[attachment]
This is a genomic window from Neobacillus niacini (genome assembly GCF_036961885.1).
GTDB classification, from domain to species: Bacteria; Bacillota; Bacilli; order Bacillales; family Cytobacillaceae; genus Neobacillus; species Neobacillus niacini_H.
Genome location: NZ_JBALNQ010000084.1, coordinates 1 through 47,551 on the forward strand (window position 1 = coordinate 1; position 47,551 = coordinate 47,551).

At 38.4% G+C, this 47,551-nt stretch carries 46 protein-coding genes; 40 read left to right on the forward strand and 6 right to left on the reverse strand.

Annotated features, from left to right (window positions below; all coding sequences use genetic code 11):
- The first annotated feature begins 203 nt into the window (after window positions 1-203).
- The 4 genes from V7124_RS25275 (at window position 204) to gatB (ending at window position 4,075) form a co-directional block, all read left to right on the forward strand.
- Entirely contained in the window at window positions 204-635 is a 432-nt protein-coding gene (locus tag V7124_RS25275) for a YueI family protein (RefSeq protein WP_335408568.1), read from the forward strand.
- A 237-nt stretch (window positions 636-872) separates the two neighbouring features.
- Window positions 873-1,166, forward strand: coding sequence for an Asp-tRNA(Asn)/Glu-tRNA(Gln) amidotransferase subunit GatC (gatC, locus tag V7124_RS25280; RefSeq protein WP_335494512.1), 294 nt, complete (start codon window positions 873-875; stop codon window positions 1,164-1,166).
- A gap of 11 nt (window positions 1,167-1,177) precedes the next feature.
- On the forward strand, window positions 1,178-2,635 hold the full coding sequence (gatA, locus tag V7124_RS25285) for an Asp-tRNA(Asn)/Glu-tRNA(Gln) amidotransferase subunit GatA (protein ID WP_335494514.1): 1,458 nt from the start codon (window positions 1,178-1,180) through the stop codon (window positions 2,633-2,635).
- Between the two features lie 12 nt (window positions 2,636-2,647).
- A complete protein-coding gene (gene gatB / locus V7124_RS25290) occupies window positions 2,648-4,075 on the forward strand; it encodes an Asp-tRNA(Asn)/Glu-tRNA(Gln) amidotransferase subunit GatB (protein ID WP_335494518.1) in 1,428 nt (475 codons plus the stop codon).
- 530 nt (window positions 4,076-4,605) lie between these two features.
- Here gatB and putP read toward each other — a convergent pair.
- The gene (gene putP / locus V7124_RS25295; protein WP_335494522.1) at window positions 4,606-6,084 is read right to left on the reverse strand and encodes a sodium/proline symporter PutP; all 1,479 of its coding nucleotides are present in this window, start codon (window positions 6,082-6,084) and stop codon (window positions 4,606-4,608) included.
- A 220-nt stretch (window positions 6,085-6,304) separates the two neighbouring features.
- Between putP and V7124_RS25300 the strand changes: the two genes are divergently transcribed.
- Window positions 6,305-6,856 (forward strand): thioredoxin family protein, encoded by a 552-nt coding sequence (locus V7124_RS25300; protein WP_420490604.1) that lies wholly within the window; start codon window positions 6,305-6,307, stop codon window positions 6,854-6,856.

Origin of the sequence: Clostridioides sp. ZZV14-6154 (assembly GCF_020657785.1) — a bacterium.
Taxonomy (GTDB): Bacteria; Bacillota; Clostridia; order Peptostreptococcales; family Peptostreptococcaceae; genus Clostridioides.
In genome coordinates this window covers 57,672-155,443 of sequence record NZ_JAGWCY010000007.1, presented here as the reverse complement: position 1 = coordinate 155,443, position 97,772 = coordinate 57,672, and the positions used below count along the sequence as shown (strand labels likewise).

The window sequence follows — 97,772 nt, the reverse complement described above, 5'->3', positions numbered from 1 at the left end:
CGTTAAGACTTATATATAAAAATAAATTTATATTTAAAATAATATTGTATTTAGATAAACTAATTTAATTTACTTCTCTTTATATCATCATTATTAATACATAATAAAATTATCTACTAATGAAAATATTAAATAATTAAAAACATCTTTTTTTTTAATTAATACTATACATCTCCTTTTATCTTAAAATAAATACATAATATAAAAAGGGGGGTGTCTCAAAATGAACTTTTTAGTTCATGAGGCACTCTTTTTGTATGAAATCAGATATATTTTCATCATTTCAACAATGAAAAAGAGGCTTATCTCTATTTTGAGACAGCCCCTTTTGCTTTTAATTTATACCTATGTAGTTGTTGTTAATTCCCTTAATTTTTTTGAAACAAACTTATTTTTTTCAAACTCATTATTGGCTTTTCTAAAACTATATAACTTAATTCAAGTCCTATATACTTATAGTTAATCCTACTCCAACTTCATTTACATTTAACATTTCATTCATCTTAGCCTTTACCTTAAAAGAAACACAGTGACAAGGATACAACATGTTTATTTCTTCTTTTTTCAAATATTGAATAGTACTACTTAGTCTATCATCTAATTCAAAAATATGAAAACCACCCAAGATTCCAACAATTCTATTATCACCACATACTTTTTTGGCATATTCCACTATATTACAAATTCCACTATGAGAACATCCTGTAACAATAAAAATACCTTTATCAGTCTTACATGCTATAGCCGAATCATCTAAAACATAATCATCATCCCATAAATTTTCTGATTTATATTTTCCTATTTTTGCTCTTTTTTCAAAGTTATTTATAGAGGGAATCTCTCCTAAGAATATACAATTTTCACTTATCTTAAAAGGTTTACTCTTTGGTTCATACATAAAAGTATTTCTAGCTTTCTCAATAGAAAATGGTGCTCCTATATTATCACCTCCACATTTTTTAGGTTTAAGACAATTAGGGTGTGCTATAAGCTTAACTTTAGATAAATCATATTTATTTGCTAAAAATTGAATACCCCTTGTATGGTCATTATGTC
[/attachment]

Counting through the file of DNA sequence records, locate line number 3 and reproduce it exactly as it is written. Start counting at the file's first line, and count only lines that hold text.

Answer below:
Genome location: NZ_JBALNQ010000084.1, coordinates 1 through 47,551 on the forward strand (window position 1 = coordinate 1; position 47,551 = coordinate 47,551).